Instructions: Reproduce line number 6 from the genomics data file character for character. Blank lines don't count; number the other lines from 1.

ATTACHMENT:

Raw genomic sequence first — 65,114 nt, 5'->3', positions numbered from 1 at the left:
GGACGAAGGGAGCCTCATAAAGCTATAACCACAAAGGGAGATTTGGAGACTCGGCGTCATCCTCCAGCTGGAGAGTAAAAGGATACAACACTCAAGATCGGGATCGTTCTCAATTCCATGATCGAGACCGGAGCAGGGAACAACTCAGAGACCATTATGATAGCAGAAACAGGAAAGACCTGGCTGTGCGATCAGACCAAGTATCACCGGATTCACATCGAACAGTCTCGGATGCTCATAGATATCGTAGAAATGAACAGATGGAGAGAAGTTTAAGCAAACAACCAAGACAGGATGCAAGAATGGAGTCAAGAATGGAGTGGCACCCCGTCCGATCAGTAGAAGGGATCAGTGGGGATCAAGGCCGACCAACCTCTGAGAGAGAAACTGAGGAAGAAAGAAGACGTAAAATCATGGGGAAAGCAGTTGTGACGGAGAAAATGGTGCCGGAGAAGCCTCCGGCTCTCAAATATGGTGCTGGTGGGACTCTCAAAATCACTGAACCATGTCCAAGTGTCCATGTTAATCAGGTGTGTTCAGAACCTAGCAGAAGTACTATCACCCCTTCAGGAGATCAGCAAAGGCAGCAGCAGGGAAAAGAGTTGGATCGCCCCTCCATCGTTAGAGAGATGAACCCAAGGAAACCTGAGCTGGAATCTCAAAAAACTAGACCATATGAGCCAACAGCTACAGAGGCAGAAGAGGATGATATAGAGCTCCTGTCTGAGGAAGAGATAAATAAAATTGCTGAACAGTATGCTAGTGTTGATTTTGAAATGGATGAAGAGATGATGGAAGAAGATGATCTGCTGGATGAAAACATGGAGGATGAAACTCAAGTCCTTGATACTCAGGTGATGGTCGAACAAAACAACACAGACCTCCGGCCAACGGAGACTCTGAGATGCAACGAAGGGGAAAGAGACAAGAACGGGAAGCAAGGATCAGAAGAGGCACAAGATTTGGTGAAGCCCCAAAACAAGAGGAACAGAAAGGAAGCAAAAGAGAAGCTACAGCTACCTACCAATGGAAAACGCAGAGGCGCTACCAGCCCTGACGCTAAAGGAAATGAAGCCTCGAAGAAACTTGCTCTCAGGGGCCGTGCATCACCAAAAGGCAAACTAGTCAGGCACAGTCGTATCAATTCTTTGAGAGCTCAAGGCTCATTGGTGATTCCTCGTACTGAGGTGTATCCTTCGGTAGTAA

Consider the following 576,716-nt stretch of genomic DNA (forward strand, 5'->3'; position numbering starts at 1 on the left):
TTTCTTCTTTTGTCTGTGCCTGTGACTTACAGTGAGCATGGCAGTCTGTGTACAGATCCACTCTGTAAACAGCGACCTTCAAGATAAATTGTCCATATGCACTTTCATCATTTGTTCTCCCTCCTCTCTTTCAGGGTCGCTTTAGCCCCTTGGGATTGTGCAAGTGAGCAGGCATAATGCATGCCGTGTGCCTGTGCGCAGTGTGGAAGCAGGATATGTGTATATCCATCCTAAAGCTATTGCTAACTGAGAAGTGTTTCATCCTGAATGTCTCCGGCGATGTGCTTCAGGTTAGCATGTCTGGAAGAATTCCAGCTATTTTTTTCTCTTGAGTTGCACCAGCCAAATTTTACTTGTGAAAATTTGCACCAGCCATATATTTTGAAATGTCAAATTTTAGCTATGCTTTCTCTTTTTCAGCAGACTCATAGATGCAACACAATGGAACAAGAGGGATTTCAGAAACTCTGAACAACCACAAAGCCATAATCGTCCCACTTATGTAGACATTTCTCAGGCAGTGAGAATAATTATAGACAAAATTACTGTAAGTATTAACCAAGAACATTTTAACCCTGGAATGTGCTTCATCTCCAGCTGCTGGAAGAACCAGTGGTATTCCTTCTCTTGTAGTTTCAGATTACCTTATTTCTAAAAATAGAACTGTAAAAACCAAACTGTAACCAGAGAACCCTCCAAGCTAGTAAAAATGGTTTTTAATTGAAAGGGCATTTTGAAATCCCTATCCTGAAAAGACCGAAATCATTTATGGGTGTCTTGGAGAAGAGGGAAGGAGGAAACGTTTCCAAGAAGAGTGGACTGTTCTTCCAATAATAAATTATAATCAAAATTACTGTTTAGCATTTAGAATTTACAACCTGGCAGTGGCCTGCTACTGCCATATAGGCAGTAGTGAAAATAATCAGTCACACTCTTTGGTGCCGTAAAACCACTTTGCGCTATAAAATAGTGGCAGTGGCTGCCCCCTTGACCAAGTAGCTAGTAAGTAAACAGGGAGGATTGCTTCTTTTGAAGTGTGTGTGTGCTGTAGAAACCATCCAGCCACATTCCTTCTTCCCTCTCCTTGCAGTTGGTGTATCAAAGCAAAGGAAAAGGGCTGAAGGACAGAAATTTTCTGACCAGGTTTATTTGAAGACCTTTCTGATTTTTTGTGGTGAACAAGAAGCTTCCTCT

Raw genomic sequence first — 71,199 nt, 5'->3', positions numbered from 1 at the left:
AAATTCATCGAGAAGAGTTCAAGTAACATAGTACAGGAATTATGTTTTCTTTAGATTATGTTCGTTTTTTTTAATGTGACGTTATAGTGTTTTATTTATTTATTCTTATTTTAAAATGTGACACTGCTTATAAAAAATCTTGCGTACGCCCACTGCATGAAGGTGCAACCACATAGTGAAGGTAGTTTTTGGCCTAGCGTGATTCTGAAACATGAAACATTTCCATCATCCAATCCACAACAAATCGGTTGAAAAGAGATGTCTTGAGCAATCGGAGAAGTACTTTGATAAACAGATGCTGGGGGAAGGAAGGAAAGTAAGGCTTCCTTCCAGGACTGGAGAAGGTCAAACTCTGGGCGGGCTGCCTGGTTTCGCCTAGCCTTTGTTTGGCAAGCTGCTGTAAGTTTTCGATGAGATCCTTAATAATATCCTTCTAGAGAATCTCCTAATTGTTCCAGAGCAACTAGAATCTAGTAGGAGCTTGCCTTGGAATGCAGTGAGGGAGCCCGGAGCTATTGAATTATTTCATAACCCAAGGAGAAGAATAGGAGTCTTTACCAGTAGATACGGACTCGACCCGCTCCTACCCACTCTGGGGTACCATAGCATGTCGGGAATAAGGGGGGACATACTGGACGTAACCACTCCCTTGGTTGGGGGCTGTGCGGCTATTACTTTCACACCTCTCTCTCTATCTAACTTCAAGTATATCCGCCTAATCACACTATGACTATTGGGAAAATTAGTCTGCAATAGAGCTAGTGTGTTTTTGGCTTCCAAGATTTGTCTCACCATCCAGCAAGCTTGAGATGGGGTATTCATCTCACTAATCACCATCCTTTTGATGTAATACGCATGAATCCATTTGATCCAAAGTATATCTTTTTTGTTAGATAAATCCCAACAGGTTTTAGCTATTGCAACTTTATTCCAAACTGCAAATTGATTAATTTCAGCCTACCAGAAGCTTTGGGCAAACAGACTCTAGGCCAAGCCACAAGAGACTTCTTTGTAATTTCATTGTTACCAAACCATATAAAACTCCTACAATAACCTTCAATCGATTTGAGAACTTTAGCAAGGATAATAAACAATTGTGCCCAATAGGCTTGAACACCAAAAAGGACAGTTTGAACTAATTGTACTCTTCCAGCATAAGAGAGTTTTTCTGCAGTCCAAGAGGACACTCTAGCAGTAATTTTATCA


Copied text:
AAATTCATCGAGAAGAGTTCAAGTAACATAGTACAGGAATTATGTTTTCTTTAGATTATGTTCGTTTTTTTTAATGTGACGTTATAGTGTTTTATTTATTTATTCTTATTTTAAAATGTGACACTGCTTATAAAAAATCTTGCGTACGCCCACTGCATGAAGGTGCAACCACATAGTGAAGGTAGTTTTTGGCCTAGCGTGATTCTGAAACATGAAACATTTCCATCATCCAATCCACAACAAATCGGTTGAAAAGAGATGTCTTGAGCAATCGGAGAAGTACTTTGATAAACAGATGCTGGGGGAAGGAAGGAAAGTAAGGCTTCCTTCCAGGACTGGAGAAGGTCAAACTCTGGGCGGGCTGCCTGGTTTCGCCTAGCCTTTGTTTGGCAAGCTGCTGTAAGTTTTCGATGAGATCCTTAATAATATCCTTCTAGAGAATCTCCTAATTGTTCCAGAGCAACTAGAATCTAGTAGGAGCTTGCCTTGGAATGCAGTGAGGGAGCCCGGAGCTATTGAATTATTTCATAACCCAAGGAGAAGAATAGGAGTCTTTACCAGTAGATACGGACTCGACCCGCTCCTACCCACTCTGGGGTACCATAGCATGTCGGGAATAAGGGGGGACATACTGGACGTAACCACTCCCTTGGTTGGGGGCTGTGCGGCTATTACTTTCACACCTCTCTCTCTATCTAACTTCAAGTATATCCGCCTAATCACACTATGACTATTGGGAAAATTAGTCTGCAATAGAGCTAGTGTGTTTTTGGCTTCCAAGATTTGTCTCACCATCCAGCAAGCTTGAGATGGGGTATTCATCTCACTAATCACCATCCTTTTGATGTAATACGCATGAATCCATTTGATCCAAAGTATATCTTTTTTGTTAGATAAATCCCAACAGGTTTTAGCTATTGCAACTTTATTCCAAACTGCAAATTGATTAATTTCAGCCTACCAGAAGCTTTGGGCAAACAGACTCTAGGCCAAGCCACAAGAGACTTCTTTGTAATTTCATTGTTACCAAACCATATAAAACTCCTACAATAACCTTCAATCGATTTGAGAACTTTAGCAAGGATAATAAACAATTGTGCCCAATAGGCTTGAACACCAAAAAGGACAGTTTGAACTAATTGTACTCTTCCAGCATAAGAGAGTTTTTCTGCAGTCCAAGAGGACACTCTAGCAGTAATTTTATCA